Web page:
A wool sweater through the laundry shrinks. But why don’t sheep shrink in the rain? It is all about friction. Wool fibers are covered in overlapping scales that run the length of each fiber. These scales make it easier for the fiber to slide in one direction than the other. This one-way resistance becomes a problem when a wool sweater gets thrown into the washing machine and tossed around.
As each fiber rubs against its scales, act like little ratchets. It only allows the fiber to move in one direction. The water makes things worse by causing the fibers to swell, bringing them closer contact. By softening the scales, they floppy enough but not so floppy that they can give way and allow the fibers to move past each other.
Why don’t sheep shrink when it rains?
The structure of wool also complicates things. It has little jagged structures called cuticles all over its surface. And they like to latch onto things like other wool fibers. The cuticles don’t bother the sheep, and they held the fiber to stay attached to its skin but turn them into the fabric.
When sheep get caught in the rain, the fibers in their thick coats swell, and their scales soften too. As a result, their wool doesn’t get tossed around enough for the ratchet effect to cause it to tighten. Heat also exacerbates the ratchet effect. Throughout the wash and dry cycle, the millions of tiny ratchets on the thousands of individual fibers in the wool sweater draw the fabric into a tighter and tighter configuration. As a result, it shrinks the overall size of the sweater.
- The shrinking of woolen clothes is a result of a process known as felting.
Wool is made up of amino acids, which are the building blocks of protein. Like human hair or fingernails, wool that grows on a sheep is keratinized, meaning hardened. Wool fibers on a sheep have flat, overlapping scales pointing away from the sheep’s body. However, when these fibers get processed and turned into clothes, they get stretched out, and the scales can then point in any random direction as it all gets mixed up.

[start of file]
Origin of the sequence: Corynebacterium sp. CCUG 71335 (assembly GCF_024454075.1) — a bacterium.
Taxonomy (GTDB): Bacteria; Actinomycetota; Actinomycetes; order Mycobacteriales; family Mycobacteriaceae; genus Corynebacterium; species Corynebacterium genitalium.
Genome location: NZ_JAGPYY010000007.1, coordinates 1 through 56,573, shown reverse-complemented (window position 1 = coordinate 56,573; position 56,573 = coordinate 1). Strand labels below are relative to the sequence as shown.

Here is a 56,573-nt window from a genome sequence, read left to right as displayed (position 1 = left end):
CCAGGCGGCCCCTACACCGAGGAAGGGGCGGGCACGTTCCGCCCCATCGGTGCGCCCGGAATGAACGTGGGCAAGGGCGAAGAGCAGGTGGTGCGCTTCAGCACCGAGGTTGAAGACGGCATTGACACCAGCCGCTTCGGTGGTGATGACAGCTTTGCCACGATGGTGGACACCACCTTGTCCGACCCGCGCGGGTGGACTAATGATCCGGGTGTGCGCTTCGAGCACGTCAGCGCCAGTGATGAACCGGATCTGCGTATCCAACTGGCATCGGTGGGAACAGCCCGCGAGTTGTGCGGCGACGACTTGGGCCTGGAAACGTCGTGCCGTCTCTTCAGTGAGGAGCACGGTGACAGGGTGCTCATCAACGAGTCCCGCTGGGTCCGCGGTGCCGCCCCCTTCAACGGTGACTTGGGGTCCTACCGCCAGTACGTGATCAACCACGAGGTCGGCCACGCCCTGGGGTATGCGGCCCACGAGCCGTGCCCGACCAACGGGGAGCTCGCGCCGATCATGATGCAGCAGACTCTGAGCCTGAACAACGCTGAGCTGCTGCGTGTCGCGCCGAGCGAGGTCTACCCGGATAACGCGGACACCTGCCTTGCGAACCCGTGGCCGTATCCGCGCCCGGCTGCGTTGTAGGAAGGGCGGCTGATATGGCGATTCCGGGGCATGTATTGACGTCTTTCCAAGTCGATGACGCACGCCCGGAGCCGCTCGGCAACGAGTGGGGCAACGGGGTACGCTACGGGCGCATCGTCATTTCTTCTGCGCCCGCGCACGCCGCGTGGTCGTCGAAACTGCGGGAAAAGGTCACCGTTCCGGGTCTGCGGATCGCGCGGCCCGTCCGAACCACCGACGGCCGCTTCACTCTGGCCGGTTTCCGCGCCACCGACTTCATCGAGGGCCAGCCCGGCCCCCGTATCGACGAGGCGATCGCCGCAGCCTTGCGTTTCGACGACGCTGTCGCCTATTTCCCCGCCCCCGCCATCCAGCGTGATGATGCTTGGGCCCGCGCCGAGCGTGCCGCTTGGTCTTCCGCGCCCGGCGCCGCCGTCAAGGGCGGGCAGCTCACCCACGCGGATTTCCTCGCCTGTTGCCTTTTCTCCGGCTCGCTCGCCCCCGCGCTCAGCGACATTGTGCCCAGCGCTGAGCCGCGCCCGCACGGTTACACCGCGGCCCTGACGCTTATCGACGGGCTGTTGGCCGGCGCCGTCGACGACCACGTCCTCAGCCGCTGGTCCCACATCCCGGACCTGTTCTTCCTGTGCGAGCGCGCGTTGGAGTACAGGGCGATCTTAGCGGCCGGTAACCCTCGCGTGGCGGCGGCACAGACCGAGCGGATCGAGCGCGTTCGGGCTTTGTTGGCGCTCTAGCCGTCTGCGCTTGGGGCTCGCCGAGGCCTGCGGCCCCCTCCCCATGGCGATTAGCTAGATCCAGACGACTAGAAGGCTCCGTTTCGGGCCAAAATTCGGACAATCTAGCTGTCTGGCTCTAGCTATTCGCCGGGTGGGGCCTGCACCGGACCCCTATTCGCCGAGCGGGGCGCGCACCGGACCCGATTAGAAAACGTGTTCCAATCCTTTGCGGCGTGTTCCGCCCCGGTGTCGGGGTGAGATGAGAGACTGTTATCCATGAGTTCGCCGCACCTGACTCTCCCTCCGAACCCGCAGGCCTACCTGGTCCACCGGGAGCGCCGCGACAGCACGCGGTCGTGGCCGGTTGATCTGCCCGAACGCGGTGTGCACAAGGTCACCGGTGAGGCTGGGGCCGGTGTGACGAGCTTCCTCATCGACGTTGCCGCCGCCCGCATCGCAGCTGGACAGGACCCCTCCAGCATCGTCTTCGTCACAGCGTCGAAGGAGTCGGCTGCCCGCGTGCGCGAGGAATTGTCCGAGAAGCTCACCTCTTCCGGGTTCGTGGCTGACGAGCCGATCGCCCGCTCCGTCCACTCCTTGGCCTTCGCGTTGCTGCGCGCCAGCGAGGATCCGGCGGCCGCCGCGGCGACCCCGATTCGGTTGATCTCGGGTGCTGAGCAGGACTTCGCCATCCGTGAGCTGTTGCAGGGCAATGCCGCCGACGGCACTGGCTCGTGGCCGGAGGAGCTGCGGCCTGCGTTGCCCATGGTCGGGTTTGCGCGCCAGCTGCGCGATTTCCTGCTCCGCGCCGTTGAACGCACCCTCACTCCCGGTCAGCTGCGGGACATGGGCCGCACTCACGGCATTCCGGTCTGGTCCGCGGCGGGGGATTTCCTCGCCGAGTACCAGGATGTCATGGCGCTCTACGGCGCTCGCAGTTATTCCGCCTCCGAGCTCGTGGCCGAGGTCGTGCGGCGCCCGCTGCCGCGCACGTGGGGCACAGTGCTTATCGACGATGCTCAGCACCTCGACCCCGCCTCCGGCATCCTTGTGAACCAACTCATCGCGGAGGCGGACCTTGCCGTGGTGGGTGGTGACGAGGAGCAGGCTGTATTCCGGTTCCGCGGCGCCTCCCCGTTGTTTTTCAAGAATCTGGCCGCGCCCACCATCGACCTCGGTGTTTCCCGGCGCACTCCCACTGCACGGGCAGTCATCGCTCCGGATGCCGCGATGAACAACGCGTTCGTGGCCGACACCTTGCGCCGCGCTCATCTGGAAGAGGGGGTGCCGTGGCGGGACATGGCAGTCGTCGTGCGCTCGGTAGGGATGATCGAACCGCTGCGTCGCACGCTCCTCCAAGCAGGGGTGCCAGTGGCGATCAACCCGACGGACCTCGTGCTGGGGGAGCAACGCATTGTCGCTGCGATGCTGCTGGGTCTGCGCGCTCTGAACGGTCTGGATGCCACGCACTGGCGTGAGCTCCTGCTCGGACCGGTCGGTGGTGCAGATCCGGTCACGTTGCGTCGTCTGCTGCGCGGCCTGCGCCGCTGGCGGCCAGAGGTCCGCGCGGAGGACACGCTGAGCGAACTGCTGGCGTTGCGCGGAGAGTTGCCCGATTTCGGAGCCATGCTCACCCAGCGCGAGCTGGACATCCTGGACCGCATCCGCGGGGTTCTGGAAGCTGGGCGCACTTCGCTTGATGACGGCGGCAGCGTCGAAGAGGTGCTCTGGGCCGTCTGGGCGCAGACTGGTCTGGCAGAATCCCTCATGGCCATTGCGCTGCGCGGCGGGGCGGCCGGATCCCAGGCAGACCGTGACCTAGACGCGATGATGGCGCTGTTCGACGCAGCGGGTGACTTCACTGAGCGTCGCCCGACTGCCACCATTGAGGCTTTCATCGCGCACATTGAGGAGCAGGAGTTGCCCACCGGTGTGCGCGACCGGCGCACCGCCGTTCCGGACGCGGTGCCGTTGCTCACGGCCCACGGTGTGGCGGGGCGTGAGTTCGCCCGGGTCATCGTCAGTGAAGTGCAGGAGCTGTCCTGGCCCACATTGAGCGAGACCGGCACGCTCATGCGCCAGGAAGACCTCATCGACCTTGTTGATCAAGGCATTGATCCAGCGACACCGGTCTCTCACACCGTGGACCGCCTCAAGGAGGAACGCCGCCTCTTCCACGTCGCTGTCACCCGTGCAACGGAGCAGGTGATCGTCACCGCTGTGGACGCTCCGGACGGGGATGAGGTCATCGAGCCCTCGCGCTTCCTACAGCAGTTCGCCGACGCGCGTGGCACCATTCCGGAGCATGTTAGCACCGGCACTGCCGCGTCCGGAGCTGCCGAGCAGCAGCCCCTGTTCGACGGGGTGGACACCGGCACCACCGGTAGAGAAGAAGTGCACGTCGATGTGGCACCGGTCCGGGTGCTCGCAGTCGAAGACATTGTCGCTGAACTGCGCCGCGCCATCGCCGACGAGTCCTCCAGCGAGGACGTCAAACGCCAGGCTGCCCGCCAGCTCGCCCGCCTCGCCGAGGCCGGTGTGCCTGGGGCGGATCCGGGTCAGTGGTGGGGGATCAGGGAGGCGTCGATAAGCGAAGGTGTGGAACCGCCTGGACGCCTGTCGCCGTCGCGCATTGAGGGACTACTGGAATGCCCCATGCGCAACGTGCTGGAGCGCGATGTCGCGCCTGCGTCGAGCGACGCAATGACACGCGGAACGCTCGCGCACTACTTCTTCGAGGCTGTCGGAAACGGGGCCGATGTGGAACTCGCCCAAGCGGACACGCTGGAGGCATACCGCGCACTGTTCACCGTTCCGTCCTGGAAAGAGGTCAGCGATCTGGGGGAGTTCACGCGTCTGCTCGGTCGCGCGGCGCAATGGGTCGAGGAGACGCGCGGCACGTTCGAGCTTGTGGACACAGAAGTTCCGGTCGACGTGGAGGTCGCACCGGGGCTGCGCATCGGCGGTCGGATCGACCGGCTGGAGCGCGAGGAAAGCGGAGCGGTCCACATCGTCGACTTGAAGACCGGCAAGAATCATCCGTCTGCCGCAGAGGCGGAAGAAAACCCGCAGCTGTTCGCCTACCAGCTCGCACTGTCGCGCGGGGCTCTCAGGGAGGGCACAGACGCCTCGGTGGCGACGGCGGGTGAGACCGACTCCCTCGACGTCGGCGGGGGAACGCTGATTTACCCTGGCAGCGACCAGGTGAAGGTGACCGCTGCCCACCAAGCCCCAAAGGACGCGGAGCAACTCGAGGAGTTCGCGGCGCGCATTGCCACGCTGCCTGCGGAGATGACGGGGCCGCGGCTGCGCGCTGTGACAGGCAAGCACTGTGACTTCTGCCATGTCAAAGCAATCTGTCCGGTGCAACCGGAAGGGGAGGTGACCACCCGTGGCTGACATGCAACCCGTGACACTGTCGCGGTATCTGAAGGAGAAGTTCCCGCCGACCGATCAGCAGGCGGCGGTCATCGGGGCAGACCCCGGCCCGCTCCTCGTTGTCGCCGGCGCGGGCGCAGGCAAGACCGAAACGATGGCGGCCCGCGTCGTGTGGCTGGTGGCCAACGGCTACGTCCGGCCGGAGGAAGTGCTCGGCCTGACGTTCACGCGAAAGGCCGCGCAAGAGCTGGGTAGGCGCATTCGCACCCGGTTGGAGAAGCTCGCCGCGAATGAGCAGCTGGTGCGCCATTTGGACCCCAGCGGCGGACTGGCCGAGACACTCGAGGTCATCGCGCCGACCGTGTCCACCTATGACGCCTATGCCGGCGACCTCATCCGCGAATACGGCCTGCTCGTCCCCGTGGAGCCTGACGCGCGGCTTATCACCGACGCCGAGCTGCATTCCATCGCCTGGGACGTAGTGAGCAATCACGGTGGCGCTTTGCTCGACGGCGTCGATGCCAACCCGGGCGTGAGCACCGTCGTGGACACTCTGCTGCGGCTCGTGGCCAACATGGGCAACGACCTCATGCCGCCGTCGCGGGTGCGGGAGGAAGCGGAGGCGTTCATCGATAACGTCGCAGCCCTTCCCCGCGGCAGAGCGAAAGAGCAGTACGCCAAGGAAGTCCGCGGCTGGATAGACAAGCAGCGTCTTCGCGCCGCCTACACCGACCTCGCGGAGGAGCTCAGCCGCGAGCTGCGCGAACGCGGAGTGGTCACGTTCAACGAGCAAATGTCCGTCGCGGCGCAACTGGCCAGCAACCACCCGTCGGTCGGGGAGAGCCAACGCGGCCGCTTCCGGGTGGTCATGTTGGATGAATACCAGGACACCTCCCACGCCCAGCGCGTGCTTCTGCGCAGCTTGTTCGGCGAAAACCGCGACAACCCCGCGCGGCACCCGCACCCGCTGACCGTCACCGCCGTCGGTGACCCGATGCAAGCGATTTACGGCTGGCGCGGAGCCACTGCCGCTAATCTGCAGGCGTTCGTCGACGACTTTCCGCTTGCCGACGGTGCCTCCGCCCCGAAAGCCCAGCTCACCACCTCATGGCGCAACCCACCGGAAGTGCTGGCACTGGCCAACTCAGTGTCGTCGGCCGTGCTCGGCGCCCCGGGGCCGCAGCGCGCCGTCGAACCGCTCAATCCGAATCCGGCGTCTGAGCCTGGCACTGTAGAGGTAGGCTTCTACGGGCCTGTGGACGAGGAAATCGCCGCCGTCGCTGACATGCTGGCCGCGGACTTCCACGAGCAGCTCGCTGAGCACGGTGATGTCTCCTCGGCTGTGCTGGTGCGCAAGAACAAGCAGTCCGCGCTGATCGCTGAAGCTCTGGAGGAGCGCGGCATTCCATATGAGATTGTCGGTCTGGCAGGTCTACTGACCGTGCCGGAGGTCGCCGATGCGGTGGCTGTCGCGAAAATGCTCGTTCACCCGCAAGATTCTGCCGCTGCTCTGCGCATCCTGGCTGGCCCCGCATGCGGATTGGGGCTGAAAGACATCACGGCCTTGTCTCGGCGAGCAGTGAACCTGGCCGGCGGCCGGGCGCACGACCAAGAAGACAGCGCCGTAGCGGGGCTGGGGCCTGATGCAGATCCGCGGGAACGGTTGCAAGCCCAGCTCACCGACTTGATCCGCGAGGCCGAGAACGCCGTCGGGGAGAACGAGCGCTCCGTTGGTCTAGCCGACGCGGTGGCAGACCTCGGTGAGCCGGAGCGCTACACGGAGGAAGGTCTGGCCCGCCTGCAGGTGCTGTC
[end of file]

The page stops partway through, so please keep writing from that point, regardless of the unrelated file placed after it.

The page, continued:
When we wash clothes, the fibers start rubbing against each other. The scales touch and often interlock. It does not allow the fibers to slide back to their original stretched-out position. Imagine hundreds of fibers doing this. That’s called felting. That’s why you end up with a smaller cloth that looks shrunk.
As sheep have unprocessed wool on their bodies, the scales in the fiber are all pointing in the same direction. Which means they don’t get tangled into each other interlocked in one place. No felting, no shrinking. Furthermore, wool on sheep is almost unrecognizable if you compare it to the fiber in our clothes. Their wool is covered in dirt, sweat, field debris, and whatnot. And all of this comprises around 70 percent of the raw wool’s weight.
Sheep also produce a natural oily substance called lanolin. It covers their coats, acting as a lubricant, preventing fibers from locking together. What’s more, is that it repels water, so sheep are also more or less waterproof.
For the same reason, dogs, cats, and humans with a lot of hair don’t shrink when they get wet in the rain. Again, it is because the fibers all run in the same direction.
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